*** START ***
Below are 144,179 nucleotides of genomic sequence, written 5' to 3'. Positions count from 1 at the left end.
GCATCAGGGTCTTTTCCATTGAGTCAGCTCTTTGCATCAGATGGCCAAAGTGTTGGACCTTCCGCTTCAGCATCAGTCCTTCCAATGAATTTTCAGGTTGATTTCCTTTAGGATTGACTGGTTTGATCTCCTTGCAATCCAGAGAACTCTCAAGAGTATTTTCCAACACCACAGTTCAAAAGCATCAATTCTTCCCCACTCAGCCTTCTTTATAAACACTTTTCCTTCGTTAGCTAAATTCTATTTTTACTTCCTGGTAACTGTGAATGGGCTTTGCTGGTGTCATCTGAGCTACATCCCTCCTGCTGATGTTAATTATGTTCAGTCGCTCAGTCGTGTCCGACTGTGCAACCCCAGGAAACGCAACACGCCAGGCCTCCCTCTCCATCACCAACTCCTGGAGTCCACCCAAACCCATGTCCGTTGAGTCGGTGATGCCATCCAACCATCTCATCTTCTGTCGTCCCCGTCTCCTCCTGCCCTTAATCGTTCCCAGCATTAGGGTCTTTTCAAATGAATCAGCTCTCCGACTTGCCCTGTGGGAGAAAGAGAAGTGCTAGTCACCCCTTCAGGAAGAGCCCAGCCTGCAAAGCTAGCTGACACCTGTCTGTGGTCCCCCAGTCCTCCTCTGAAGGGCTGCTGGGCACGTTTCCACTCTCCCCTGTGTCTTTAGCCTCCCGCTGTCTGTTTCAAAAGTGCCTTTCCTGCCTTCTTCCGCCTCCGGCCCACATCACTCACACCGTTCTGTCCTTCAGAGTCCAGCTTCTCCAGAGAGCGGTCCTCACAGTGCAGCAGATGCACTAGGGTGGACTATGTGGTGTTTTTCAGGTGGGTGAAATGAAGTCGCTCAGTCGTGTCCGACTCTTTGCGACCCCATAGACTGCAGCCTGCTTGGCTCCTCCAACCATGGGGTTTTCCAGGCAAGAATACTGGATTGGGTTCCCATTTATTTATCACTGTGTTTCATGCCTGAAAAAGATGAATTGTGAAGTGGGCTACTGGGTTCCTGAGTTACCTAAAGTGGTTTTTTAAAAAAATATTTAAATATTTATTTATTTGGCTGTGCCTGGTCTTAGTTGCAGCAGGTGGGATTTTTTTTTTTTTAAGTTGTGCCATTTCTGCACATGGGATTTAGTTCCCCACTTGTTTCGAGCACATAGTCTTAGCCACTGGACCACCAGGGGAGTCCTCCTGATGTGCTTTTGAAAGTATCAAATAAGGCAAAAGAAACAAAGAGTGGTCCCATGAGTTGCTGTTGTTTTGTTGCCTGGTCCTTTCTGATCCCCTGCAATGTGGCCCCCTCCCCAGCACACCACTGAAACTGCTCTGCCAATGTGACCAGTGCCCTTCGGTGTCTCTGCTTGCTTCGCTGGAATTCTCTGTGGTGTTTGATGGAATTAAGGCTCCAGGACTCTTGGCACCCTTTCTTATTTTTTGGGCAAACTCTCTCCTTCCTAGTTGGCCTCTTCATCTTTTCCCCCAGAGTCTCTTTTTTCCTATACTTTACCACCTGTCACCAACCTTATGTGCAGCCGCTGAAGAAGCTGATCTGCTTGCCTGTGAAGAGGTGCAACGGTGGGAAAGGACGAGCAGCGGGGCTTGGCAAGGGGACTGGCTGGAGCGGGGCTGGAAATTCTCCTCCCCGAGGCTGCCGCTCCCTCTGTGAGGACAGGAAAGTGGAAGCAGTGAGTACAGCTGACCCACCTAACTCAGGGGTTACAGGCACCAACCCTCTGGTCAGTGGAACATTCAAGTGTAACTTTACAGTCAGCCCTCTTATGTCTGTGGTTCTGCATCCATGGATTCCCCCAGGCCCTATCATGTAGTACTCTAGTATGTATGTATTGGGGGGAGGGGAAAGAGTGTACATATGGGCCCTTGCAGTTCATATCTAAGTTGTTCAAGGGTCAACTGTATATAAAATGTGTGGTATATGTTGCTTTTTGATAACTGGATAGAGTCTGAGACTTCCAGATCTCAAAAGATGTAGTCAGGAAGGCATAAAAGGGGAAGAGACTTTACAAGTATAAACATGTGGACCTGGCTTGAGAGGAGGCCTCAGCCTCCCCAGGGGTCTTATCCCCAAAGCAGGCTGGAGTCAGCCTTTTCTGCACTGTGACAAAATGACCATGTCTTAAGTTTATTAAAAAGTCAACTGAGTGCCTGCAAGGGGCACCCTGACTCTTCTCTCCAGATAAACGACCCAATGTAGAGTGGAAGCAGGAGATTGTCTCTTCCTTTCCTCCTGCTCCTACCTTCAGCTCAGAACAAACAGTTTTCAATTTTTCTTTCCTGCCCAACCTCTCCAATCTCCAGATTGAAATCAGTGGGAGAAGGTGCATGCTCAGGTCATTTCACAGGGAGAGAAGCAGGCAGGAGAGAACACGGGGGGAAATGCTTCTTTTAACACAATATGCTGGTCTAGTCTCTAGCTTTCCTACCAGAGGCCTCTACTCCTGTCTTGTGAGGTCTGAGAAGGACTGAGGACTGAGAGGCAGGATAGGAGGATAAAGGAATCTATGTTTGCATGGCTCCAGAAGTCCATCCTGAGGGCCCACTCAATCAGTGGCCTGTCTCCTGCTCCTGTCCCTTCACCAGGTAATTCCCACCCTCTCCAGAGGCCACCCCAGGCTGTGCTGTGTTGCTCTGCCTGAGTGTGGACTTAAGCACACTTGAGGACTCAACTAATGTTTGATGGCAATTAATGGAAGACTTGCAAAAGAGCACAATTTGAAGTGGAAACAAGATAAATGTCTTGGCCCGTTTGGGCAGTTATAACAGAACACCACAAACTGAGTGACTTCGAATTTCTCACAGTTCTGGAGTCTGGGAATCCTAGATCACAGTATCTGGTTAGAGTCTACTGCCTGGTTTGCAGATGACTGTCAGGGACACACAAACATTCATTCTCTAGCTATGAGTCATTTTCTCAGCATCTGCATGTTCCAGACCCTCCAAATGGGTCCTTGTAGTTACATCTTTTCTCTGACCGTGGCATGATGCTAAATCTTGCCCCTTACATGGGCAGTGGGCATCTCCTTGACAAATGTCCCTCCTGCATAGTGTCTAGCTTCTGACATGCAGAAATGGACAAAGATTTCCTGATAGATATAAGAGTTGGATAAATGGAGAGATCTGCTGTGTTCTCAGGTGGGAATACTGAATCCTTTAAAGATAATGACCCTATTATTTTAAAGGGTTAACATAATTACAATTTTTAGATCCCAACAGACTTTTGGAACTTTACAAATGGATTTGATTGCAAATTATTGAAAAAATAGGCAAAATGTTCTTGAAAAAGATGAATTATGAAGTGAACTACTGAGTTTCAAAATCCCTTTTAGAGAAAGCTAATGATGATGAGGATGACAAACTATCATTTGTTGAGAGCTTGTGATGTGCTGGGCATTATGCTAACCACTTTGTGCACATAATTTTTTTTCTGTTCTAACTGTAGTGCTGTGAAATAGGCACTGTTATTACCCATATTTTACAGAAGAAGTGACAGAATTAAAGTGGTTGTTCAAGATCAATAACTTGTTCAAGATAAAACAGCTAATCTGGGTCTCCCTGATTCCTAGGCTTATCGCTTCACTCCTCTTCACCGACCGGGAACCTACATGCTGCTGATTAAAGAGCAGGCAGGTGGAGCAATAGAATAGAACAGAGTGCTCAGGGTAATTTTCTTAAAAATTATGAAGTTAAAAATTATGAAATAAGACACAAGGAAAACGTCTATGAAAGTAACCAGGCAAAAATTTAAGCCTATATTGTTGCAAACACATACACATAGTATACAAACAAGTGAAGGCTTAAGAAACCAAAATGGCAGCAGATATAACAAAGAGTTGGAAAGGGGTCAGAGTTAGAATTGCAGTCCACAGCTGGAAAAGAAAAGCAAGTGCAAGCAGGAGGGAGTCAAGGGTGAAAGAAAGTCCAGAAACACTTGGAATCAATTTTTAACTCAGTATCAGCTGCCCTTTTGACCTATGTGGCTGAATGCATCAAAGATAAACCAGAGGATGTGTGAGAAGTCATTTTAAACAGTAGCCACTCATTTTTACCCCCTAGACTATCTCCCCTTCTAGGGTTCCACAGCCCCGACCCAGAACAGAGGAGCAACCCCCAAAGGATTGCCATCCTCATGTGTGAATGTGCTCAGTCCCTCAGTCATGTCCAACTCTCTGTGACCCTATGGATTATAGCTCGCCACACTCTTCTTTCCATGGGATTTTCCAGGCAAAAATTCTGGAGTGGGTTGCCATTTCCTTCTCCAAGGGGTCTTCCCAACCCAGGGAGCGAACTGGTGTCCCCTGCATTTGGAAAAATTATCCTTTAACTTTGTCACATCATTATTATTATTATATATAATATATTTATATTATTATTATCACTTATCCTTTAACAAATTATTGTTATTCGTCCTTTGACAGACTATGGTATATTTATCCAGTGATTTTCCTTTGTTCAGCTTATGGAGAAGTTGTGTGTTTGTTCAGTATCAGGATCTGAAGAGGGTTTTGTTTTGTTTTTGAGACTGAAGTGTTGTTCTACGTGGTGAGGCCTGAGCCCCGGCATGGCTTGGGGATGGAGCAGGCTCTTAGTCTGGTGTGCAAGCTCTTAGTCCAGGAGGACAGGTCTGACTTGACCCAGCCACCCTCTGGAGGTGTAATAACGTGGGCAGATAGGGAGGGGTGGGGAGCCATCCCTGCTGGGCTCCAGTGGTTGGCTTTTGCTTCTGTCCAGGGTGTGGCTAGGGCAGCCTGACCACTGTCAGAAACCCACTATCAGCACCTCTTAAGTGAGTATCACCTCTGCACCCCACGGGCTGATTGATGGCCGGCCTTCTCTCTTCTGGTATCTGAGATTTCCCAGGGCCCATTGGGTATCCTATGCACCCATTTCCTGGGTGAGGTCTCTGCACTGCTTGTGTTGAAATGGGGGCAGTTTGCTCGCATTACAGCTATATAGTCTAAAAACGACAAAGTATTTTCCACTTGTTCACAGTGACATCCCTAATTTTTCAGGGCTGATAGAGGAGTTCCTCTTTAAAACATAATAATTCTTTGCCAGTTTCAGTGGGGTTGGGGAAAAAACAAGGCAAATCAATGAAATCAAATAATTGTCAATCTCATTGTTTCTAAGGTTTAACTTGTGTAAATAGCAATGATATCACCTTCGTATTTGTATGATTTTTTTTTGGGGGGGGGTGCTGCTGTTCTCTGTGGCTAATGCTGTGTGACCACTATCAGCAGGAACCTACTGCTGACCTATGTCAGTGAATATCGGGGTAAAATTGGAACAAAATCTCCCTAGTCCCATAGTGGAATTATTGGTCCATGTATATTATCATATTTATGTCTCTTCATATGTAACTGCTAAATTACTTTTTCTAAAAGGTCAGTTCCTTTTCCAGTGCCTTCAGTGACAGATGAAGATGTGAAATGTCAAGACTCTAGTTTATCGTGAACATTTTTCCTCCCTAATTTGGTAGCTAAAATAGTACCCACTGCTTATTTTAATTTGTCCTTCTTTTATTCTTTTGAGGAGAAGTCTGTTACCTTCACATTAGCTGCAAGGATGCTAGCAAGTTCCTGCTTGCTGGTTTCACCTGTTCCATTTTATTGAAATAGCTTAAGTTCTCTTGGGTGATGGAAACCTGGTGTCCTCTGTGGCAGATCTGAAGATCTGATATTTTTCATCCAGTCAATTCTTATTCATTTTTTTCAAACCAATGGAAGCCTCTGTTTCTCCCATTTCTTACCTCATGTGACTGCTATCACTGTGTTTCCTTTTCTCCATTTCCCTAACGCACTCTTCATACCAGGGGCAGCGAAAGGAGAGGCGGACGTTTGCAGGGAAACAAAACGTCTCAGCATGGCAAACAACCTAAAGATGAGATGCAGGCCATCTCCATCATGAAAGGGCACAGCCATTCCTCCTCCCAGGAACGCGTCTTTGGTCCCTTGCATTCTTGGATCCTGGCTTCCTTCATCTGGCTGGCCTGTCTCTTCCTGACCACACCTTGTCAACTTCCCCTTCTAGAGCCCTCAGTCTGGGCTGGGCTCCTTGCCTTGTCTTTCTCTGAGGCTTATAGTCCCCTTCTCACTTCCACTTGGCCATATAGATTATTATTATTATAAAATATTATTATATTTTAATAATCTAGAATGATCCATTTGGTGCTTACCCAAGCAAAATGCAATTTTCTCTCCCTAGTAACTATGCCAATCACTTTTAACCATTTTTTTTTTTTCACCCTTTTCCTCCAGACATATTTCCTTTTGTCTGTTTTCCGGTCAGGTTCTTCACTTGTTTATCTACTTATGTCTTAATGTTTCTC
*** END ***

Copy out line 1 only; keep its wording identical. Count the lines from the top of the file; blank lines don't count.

Below are 144,179 nucleotides of genomic sequence, written 5' to 3'. Positions count from 1 at the left end.